Lorrie writes fiction which embraces a dark and emotional aesthetic and is currently working on Cradlesnatch, a story about a monster who steals children. Her first novel, Fury, has wolves, bandits and other miscreants among its pages.

Her love of writing craft inspires her blog at This Craft Called Writing, and she can be found most Saturdays delivering writing workshops in and around Manchester and Cheshire.

Lorrie lives on a narrow boat with her talented husband and impervious cat.

6 comments:

Guy Saville said...

Lorrie

What a brilliant and inspiring post! It has always struck me that the biggest part of writing is struggling with doubts and challenges that have very little to do with putting words on paper. As you rightly say, with so many jobs you can just turn up and be; with writing there's no place to hide.

I like to think that as the years go on, and you become more successful, it gets easier... though I suspect not. Then again, how common is it to enjoy a writer's early work but feel short changed by their later books? I've always wondered in these cases whether they got complacent, that they stopped doubting. I don't know - but if it is true, then our doubts may be the most important things we have.

Keep being stubborn!

Guy

mrscarlielee said...

Lorrie,

You're so brave! How utterly gutting that take-over must've been, to have been so finger-tippingly close.

I admire you hugely, and hope you get where you want to be.

Very best wishes,

Carlie

lorrieporter said...

Hi Guy

This is far too philosophical a question for this time of the morning. Maybe faith and doubt are two sides of the same coin.

lorrieporter said...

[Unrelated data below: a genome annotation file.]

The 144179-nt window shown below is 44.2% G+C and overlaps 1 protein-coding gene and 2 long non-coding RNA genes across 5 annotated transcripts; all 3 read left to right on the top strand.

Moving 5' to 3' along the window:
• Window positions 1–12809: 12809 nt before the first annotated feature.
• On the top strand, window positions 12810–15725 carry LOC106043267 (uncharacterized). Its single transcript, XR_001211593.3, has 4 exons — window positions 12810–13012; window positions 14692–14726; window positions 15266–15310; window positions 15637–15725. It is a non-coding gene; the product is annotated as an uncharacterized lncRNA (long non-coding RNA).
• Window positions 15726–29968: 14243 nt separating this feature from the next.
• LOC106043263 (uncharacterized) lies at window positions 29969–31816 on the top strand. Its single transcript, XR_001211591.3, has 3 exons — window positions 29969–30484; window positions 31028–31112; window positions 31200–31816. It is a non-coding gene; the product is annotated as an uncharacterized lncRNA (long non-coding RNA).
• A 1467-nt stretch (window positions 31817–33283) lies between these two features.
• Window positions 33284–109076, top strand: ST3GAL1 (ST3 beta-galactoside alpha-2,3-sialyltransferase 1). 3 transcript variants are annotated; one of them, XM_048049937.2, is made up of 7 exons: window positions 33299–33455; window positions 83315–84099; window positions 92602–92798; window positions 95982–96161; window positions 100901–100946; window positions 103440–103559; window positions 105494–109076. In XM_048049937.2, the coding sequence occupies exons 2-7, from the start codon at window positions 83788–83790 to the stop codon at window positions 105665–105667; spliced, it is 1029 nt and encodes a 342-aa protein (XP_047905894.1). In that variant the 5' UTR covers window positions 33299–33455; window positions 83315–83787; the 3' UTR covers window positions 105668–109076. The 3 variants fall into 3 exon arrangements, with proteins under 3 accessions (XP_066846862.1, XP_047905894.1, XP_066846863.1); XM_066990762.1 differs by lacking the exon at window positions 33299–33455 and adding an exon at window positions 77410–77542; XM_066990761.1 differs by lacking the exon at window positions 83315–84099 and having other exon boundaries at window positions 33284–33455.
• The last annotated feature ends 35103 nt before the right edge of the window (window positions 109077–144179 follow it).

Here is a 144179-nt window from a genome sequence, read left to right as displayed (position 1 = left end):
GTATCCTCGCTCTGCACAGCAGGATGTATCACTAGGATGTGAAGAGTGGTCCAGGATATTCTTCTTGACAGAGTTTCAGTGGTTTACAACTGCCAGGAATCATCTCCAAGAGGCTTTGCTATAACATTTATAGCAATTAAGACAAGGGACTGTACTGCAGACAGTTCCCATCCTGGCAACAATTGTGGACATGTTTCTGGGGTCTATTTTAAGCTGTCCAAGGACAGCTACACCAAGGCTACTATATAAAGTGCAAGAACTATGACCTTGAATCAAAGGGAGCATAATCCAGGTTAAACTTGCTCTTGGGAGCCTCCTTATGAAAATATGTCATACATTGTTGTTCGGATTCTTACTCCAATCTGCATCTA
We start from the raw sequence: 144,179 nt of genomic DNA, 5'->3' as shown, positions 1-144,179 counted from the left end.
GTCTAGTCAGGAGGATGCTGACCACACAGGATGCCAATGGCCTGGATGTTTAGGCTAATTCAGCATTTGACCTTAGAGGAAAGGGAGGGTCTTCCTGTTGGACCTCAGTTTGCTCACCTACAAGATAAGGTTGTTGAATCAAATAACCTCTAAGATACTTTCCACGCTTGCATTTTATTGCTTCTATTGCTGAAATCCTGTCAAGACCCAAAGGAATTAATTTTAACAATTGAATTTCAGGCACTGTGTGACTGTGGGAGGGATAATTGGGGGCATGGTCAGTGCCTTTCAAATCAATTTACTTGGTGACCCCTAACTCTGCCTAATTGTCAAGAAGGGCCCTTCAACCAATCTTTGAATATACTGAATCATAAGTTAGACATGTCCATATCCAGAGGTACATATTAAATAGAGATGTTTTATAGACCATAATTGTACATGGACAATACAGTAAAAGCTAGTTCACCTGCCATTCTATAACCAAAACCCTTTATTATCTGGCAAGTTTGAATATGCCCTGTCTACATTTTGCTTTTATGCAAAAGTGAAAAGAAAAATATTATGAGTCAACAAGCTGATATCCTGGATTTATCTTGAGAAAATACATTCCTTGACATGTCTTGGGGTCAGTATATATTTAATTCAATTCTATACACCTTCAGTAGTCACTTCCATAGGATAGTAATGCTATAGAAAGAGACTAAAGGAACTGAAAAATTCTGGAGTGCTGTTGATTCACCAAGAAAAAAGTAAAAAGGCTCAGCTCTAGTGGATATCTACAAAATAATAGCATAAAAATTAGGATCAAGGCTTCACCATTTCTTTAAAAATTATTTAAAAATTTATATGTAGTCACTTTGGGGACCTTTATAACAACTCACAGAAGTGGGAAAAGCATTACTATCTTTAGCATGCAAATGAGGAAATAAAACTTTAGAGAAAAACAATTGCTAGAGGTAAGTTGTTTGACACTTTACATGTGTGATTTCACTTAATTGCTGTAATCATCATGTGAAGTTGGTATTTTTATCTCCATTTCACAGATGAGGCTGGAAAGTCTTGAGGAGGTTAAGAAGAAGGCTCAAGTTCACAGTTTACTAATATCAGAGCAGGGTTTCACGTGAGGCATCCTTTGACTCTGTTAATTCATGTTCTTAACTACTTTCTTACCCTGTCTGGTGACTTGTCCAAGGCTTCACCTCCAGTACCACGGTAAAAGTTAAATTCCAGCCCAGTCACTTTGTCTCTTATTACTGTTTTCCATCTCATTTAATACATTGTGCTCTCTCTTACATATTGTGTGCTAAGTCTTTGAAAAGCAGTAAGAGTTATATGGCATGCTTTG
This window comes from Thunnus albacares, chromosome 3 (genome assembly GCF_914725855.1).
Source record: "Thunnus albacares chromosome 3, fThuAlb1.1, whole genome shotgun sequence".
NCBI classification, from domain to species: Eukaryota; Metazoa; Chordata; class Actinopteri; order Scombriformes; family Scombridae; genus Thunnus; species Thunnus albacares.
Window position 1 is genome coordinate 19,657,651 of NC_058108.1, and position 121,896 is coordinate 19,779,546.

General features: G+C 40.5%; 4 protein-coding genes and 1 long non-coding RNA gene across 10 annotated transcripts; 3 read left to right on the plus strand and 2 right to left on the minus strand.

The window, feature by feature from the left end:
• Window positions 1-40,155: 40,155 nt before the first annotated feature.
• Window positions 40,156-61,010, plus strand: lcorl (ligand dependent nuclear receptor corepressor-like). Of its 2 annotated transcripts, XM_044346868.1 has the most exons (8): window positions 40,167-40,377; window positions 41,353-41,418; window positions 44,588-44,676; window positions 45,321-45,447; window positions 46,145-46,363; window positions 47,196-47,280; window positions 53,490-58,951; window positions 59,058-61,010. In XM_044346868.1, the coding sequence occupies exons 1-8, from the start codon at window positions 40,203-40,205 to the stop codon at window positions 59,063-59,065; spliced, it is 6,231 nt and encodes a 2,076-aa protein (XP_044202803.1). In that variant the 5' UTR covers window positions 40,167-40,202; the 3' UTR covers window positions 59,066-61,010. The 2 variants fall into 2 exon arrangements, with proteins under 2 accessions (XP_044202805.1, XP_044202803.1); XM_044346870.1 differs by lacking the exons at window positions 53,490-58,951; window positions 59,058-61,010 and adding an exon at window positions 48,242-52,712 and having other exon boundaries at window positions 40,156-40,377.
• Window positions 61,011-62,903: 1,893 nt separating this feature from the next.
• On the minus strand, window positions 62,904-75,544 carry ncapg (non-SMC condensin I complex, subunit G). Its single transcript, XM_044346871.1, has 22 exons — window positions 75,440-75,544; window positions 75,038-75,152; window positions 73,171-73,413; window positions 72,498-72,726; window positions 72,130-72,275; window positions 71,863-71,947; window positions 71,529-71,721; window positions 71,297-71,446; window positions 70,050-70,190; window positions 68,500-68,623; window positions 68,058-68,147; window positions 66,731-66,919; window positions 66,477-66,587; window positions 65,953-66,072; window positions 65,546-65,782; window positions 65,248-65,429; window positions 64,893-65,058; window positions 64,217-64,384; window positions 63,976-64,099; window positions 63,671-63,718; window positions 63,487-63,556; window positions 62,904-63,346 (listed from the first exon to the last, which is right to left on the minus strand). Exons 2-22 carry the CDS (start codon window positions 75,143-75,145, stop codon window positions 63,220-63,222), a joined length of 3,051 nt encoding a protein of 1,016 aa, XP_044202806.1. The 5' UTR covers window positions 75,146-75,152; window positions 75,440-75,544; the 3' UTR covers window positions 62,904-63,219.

Hi Carlie
The way I see it, life is an experience. It's all about how you deal with what it throws your way. Thanks for the kind support.
L.

Wm. Luke Everest said...

I think that's absolutely right, Lorrie. The first thing I had to understand as a writer was Karen Blixen's advice, "Write every day without hope and without despair." I've written about it extensively on this blog so I won't repeat myself too much, but suffice to say that they feed off each other, and distract you from your mission, which is simply to make good art.

As for young versus old writers, I think there are two ways of looking at that. Hope and despair (or faith and doubt) fuel desperation, and that's a very self-defeating thing as a craftsman. When you start thinking in terms of "What will finish my book?" instead of "What will make it awesome?" you're writing with hope and despair. When you start thinking "I can do this. Please let me do this!" you're distracting yourself in the same way. It's widely considered a truism among critics that older writers tend to write more complex material because they're capable of taking on bigger challenges in the craft. I think maybe what you're referring to, Guy, is the idea that younger writers have more passion about their work. That I agree with. I think we see it among musicians, painters, just about every form of artist. Young people are angry at the world, struggling to find a voice and wanting to make a difference. Already successful people too often just write stories without that same vitality. (That isn't universal, obviously, but I think we've seen it in many artists' works.) But vitality is not the same thing as faith or doubt, and is a very different emotion to tap into. Vitality makes you think, "What can make my story rattle bones?" instead of "I need this to work."

C. Lee McKenzie said...

Hi Lorrie,

I guess you know you're not alone experiencing this kind of setback. I have a friend who just emailed last week with the same news.

I have two traditionally published books, but I also can share one of those "Oh no! What now?" things that happened. Just after the publication of my second book, the publisher closed shop and held onto the rights of all their authors, essentially keeping us in limbo. Finally, after some negotiation we managed to have our rights reverted, but without a huge campaign effort on each of our parts, the books were buried in obscurity.

I now have a third book out, and this time I'm in control. I published it myself. I'm the only one who can decide if and when to stop selling it.

Your post is so right. Keep going. Don't give up.